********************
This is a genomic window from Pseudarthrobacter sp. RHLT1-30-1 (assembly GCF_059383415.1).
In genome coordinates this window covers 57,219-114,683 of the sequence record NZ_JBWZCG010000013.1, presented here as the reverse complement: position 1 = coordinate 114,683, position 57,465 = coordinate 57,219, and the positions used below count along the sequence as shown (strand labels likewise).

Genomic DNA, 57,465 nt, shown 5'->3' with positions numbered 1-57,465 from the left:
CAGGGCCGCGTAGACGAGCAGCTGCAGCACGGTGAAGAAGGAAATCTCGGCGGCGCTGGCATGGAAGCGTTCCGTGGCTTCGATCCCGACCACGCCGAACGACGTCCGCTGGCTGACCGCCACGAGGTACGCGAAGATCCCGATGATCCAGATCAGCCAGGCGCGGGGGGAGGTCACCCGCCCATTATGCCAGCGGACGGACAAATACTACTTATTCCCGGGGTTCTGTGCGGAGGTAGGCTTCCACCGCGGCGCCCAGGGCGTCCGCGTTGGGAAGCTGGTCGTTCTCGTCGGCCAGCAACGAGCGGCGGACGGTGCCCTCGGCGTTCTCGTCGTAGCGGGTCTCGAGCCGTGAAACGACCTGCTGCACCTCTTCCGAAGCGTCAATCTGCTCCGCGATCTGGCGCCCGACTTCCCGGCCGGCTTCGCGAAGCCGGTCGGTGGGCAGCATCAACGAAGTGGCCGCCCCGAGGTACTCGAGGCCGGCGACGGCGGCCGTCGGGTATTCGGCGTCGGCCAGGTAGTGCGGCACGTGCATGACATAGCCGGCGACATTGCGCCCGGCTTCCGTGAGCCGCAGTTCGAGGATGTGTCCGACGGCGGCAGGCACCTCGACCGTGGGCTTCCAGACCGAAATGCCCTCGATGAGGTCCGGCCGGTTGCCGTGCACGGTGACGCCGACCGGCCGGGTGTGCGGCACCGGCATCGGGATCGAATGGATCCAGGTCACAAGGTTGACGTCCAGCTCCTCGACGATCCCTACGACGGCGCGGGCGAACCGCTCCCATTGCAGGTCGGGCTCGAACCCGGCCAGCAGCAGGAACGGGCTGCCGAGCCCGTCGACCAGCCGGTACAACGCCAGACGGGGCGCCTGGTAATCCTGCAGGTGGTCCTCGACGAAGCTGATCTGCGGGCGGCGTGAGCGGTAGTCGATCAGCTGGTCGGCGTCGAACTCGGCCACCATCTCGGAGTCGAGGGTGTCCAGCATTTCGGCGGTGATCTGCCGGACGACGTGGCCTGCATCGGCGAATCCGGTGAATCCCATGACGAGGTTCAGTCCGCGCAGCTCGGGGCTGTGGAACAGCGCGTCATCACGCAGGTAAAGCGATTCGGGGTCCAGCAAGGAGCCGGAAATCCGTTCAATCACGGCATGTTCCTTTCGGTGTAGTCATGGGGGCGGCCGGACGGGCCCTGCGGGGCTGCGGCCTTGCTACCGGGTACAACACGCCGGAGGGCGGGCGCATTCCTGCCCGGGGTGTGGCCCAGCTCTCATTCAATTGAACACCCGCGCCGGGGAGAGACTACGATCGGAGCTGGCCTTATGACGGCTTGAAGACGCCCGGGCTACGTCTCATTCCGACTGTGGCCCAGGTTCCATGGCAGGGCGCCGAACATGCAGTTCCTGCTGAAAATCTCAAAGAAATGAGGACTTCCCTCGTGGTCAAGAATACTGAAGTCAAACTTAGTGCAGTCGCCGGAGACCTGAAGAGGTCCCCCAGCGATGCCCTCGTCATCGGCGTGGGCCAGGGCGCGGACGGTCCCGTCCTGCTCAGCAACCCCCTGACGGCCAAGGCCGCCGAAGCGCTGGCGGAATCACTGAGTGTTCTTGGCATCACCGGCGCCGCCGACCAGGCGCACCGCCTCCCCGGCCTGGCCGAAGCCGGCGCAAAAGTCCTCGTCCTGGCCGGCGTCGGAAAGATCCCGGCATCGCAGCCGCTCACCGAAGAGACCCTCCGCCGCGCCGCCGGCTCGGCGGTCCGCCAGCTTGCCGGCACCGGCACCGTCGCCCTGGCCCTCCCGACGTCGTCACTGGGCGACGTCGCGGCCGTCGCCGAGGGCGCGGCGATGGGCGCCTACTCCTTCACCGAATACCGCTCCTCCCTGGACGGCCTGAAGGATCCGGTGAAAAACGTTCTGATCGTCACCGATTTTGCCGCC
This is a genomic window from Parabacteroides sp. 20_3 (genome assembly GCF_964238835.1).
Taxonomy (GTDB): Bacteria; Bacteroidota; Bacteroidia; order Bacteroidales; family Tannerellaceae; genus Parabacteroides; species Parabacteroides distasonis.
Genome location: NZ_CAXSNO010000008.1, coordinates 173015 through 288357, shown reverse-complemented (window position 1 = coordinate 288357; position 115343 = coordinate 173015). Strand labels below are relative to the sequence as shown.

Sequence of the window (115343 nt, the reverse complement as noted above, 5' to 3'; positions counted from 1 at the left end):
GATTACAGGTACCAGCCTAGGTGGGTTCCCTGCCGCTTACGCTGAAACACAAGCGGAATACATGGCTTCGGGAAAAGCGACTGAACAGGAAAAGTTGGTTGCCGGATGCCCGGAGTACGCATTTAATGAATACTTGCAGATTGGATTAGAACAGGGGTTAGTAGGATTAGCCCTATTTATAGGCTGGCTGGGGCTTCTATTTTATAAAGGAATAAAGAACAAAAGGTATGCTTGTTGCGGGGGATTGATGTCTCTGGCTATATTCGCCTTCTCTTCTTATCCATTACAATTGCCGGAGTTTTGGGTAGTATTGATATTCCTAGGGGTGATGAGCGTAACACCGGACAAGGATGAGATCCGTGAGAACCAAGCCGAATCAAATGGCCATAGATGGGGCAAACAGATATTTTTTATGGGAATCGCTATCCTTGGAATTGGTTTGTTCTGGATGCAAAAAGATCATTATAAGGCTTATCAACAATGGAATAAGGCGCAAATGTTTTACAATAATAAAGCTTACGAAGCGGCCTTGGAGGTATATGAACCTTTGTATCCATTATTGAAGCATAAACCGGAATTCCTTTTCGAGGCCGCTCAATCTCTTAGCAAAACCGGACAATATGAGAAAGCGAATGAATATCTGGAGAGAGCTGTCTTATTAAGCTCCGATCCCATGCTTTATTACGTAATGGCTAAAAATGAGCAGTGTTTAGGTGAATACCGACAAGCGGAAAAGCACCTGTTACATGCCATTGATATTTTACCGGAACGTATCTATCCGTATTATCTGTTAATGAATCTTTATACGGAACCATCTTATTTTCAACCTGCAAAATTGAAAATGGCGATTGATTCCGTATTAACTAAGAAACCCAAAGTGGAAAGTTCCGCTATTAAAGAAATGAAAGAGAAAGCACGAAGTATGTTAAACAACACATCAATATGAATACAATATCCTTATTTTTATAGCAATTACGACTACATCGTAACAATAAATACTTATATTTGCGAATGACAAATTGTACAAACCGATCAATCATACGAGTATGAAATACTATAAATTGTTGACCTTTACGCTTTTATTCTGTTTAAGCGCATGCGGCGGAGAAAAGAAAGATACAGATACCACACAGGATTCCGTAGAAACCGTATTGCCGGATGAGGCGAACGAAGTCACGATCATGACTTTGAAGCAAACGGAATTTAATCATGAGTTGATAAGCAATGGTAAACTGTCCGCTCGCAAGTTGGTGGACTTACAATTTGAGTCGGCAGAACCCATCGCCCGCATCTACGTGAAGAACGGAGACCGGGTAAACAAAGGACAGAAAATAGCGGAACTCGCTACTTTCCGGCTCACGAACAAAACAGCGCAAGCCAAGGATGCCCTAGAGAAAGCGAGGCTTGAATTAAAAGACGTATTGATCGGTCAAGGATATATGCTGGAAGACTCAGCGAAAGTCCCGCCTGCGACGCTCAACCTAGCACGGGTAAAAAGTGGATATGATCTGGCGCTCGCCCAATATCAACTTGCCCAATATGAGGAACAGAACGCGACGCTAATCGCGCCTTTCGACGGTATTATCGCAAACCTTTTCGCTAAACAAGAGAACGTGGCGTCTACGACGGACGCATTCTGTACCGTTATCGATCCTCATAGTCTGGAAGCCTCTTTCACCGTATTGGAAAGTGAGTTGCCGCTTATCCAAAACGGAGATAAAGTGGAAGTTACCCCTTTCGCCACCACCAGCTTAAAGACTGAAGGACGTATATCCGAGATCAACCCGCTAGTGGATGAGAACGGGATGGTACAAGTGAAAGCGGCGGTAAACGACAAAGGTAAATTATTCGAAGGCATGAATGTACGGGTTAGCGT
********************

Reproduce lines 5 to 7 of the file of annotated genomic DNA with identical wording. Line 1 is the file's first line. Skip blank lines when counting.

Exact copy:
This is a genomic window from Parabacteroides sp. 20_3 (genome assembly GCF_964238835.1).
Taxonomy (GTDB): Bacteria; Bacteroidota; Bacteroidia; order Bacteroidales; family Tannerellaceae; genus Parabacteroides; species Parabacteroides distasonis.
Genome location: NZ_CAXSNO010000008.1, coordinates 173015 through 288357, shown reverse-complemented (window position 1 = coordinate 288357; position 115343 = coordinate 173015). Strand labels below are relative to the sequence as shown.